IN THE MOOD FOR LOVE directed by Wong Kar-wai (Hong Kong, 2000)

In the mood for loveThere’s a zen concept that maintains that it is better to travel well than to arrive. If you apply this to loving relationships you could argue that it is better to preserve a state of longing than succumbing too soon to carnal urges. In this way you could prolong a heightened sense of expectancy and put off  that moment when the reality fails to match the imagined bliss.

The unrequited love story at the heart of ‘In The Mood For Love’ made me think in such philosophical terms and to speculate on the pros and cons of platonic relationships in general.

Set in Hong Kong in the early 1960s, it follows the story of Mrs Chan and Mr Chow. They are next door neighbours who move into their respective apartments on the same day. They soon discover their spouses are lovers prior to this joint change of address.

We hear the voices of her husband and his wife but, as we never see them ,it almost seems that Chan and Chow are themselves a married couple going through a rocky patch.

Their shared situation of being cheated upon is a point of connection but also adds a complication to their relationship –  “If we do the same, we’ll be no better than they are”, she argues and, reluctantly, he appears to agree.

They live in extremely cramped building with narrow corridors and no real privacy. If they were to have an affair everyone in the apartment block would know about it immediately. It’s a place where it is hard to keep secrets.

The two role play imaginary scenes with their cheating spouses, adding another layer of ambiguity to their own relationship. Do they have feelings for each other than the ‘convenience’ of finding that their ports in the storm happen to live next door?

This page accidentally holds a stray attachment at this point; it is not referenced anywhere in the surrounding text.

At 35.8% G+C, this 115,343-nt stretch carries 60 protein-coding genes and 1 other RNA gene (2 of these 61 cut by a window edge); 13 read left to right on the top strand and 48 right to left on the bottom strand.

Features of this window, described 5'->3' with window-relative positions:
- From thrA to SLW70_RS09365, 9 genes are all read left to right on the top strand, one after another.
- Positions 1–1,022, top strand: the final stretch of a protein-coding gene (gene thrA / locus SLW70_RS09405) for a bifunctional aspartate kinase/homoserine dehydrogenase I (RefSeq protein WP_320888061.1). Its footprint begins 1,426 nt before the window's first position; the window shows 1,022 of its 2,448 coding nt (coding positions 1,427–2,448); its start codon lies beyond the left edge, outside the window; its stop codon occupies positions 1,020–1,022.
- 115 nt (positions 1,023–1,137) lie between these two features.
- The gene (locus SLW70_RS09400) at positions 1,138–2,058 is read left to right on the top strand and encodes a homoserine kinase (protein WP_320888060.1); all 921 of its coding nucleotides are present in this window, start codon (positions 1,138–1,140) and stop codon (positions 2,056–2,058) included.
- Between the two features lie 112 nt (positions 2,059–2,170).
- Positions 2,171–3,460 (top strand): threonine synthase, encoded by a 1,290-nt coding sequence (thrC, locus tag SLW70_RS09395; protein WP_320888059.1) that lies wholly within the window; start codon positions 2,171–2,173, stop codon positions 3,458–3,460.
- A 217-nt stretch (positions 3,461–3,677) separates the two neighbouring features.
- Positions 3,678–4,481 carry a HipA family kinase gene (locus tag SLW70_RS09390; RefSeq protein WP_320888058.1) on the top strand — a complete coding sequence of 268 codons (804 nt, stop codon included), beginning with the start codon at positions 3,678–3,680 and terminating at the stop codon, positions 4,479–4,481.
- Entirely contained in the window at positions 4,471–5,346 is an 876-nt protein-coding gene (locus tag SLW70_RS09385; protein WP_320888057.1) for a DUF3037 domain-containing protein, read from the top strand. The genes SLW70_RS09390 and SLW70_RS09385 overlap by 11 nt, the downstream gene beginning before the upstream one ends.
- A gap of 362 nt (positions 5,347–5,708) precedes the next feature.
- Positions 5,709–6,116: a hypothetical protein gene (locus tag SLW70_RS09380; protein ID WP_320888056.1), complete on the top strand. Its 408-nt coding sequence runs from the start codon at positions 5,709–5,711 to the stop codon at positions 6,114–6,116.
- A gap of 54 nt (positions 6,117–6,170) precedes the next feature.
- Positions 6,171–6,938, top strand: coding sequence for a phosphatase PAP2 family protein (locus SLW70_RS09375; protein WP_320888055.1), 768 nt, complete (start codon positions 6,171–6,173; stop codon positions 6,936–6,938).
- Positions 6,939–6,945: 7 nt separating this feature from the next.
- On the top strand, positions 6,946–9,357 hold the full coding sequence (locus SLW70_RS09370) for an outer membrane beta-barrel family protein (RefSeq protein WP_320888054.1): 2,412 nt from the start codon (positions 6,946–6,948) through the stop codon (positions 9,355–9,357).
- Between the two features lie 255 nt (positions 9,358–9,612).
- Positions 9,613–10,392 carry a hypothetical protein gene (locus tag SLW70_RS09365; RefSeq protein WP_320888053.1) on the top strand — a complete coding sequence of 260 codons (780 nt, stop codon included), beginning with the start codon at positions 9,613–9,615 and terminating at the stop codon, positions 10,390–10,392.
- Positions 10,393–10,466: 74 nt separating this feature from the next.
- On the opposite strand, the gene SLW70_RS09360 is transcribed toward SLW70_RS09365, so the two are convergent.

There is a lot of talk of coincidence in the movie, yet the fact that people in the city seem to live and work in such close proximity means that there is a higher possibly of lives intersecting.

The question of honor is an understandable explanation as to why they start out as just good friends but , in any conventional movie, the obstacles would gradually fade and the two would get closer and desire would triumph. We await the scene where their feelings get the better of them and they fall helplessly into each others arms but we wait in vain.

Director,Wong Kar-wai

Director Wong Kar-wai appears to enjoy teasing the audience by keeping us guessing as to whether the two will have an affair or not. Apparently he even filmed love scenes which he later cut, partly, he says, because he hates the prettiness and predictability of love stories.

While love remains a mood rather than an activity, there’s no shortage of glamour and sensuality.  Tony Leung Chiu-wai cuts a dash as the stylishly detached Mr Chow while Maggie Cheung as the slim and graceful Mrs Chan shows off her immaculate figure in a never-ending sequence of floral print silk dresses (cheongsams); she even wears these elegant gowns when going out for takeaway noodles.

On the soundtrack, the languid and repeated refrain of Yumeji’s Theme by Umebayashi Shigeru and the songs of Nat King Cole, sung in Spanish, add to the slow, restrained tone of the movie where repetition and routine is central.

Near the end, when the action jumps forward four years, we see a brief clip from newsreel footage of General De Gualle’s 1966 visit to Phnom Penh, Cambodia where the French president spoke out against US war in Vietnam.

The final scenes take place in ruins of Angor Wat, an ancient monastery in Singapore where the solitary Chow follows a custom of speaking a secret into a hole in the temple wall then sealing this with mud so that what he has confessed remains unknown.

This ending left me confused, which may have been the director’s intention. On reflection I suppose it suggests that the story of suppressed emotions should be seen in a broader social and cultural context. My limited knowledge of Chinese history means I can’t speculate further on what this wider message could be.

All in all, it’s a curious movie that probably needs to be seen more than once to appreciate fully. Like most of the movies I’m watching at the moment, it’s in the BFI/Sight & Sound list of the best 50 movies of all time which shows that it has many influential admirers.